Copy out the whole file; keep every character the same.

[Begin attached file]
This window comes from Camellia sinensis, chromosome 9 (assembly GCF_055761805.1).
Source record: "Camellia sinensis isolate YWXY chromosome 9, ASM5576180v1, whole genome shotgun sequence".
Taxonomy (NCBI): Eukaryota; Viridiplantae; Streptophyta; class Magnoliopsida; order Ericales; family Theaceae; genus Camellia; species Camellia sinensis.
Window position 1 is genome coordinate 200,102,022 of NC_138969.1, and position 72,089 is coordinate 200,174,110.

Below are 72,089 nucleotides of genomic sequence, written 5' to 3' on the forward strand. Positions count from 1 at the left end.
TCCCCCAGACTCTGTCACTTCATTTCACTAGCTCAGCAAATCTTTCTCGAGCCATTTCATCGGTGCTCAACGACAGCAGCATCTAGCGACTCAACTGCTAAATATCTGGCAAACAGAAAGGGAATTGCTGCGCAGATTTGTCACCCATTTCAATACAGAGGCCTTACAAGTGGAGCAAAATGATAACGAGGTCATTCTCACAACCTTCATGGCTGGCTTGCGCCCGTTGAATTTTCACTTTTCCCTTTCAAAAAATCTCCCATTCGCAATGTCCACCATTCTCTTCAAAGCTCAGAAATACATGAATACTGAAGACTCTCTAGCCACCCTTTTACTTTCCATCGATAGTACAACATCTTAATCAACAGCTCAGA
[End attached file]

This window comes from Camellia sinensis, chromosome 9 (assembly GCF_055761805.1).
Source record: "Camellia sinensis isolate YWXY chromosome 9, ASM5576180v1, whole genome shotgun sequence".
Taxonomy (NCBI): Eukaryota; Viridiplantae; Streptophyta; class Magnoliopsida; order Ericales; family Theaceae; genus Camellia; species Camellia sinensis.
Window position 1 is genome coordinate 200,102,022 of NC_138969.1, and position 72,089 is coordinate 200,174,110.

Below are 72,089 nucleotides of genomic sequence, written 5' to 3' on the forward strand. Positions count from 1 at the left end.
TCCCCCAGACTCTGTCACTTCATTTCACTAGCTCAGCAAATCTTTCTCGAGCCATTTCATCGGTGCTCAACGACAGCAGCATCTAGCGACTCAACTGCTAAATATCTGGCAAACAGAAAGGGAATTGCTGCGCAGATTTGTCACCCATTTCAATACAGAGGCCTTACAAGTGGAGCAAAATGATAACGAGGTCATTCTCACAACCTTCATGGCTGGCTTGCGCCCGTTGAATTTTCACTTTTCCCTTTCAAAAAATCTCCCATTCGCAATGTCCACCATTCTCTTCAAAGCTCAGAAATACATGAATACTGAAGACTCTCTAGCCACCCTTTTACTTTCCATCGATAGTACAACATCTTAATCAACAGCTCAGA